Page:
Today’s helpful tip of the day: one-inch-thick wooden stakes are not strong enough to hold up healthy tomato plants in August. My Roma and Persimmon plants are tumbled about because a stake each snapped sometime in the past day or two. I think I have some metal poles from the fencing we took out of the driveway. If not, well, I hope they’ll be okay. I’m gripped by the fear that my tomato plants will all snap their stakes and succumb into heaps of vines and rotten fruit.

We made gazpacho yesterday, and I dried some tomatoes in the oven for later pizza/salad use and made some sweet salsa. Unfortunately I realized too late that the recipe was for canning, and since I wanted it fresh I oughtn’t have cooked it or added the lemon juice; but it was too salty anyway so perhaps it doesn’t matter. I started cutting up more tomatoes to throw in to alleviate the saltiness, then stopped, partly because I didn’t want to throw good tomatoes after bad and partly because it was bedtime.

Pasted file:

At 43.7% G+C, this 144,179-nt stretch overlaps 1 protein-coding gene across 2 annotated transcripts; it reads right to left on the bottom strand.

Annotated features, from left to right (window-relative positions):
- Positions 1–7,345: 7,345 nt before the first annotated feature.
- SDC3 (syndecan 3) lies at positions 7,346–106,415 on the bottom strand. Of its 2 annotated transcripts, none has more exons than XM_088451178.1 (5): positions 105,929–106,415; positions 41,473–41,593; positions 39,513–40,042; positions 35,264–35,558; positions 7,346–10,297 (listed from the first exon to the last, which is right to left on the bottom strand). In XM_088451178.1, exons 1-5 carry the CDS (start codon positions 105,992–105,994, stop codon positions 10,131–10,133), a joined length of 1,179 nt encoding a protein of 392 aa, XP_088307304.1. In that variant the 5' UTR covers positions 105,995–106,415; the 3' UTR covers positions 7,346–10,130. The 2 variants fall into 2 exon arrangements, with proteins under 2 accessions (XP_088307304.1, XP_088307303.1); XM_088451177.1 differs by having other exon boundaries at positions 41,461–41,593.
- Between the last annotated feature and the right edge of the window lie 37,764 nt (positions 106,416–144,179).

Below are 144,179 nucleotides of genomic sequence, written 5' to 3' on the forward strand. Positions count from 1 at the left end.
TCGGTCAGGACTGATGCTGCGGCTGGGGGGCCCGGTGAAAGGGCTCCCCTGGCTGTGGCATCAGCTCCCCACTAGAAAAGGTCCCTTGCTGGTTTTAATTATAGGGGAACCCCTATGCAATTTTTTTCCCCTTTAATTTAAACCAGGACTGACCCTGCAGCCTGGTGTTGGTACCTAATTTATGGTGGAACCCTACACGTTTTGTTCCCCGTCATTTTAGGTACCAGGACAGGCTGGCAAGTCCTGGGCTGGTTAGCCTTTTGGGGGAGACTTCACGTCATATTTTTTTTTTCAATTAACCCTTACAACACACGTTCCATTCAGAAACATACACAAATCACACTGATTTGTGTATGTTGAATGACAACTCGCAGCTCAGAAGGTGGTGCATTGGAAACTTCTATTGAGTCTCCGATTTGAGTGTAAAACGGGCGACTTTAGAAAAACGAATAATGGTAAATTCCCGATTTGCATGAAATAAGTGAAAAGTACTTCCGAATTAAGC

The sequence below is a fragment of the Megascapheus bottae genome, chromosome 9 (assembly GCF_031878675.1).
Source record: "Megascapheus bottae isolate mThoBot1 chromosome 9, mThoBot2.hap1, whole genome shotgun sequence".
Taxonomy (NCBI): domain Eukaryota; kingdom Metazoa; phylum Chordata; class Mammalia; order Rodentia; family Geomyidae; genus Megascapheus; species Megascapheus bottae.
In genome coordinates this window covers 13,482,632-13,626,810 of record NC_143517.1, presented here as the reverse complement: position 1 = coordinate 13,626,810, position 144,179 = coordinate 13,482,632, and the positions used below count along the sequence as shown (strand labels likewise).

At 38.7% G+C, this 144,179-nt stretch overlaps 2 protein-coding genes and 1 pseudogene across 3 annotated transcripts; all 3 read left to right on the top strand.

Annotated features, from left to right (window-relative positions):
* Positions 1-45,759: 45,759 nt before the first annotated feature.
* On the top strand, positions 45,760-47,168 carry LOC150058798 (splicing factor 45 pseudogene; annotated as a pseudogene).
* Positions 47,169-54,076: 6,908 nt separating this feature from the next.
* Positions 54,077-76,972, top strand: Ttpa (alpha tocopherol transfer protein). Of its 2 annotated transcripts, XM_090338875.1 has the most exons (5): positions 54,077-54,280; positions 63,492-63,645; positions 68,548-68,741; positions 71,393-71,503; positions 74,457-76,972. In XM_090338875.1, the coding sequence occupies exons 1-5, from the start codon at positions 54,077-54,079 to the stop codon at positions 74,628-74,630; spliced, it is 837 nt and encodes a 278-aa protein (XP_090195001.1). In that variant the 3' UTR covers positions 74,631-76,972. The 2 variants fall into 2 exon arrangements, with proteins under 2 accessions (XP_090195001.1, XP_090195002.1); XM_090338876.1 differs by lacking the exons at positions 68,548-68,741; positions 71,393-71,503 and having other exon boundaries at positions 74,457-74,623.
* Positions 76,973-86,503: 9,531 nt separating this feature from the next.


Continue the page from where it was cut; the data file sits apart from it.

Today I’m slow-roasting the rest of the Garden Peach tomatoes (which I’m really loving: the fuzziness is unnoticeable in the mouth and they’re tasty and prolific, and they start to become both sweet and tinged with pink when they’re very ripe), as Eric is squeamish about yellow pasta sauce. I notice I still have some yellow pasta sauce in the freezer from last year. I must use that up.

My loss-of-tomatoes fear is acting here, too; I’m afraid I won’t really get red tomatoes in any quantity and we won’t make enough sauce to even be worth trying, and Eric won’t eat yellow/orange salsa either (though that’s probably a point in favor of using the yellow and orange tomatoes for it, considering how much I love salsa), and frost will come and I’ll have only my single can of peach salsa (too much cumin) and memories of freshness. This is almost certainly not true, but I fear it. It was very fall-like yesterday; it was beautiful, but I wanted it still to be hot and humid and July. But I’m not going to let my fear of fall spoil my late summer.

Flowers and even fruit are only the beginning. In the seed lies the life and the future.

Marion Zimmer Bradley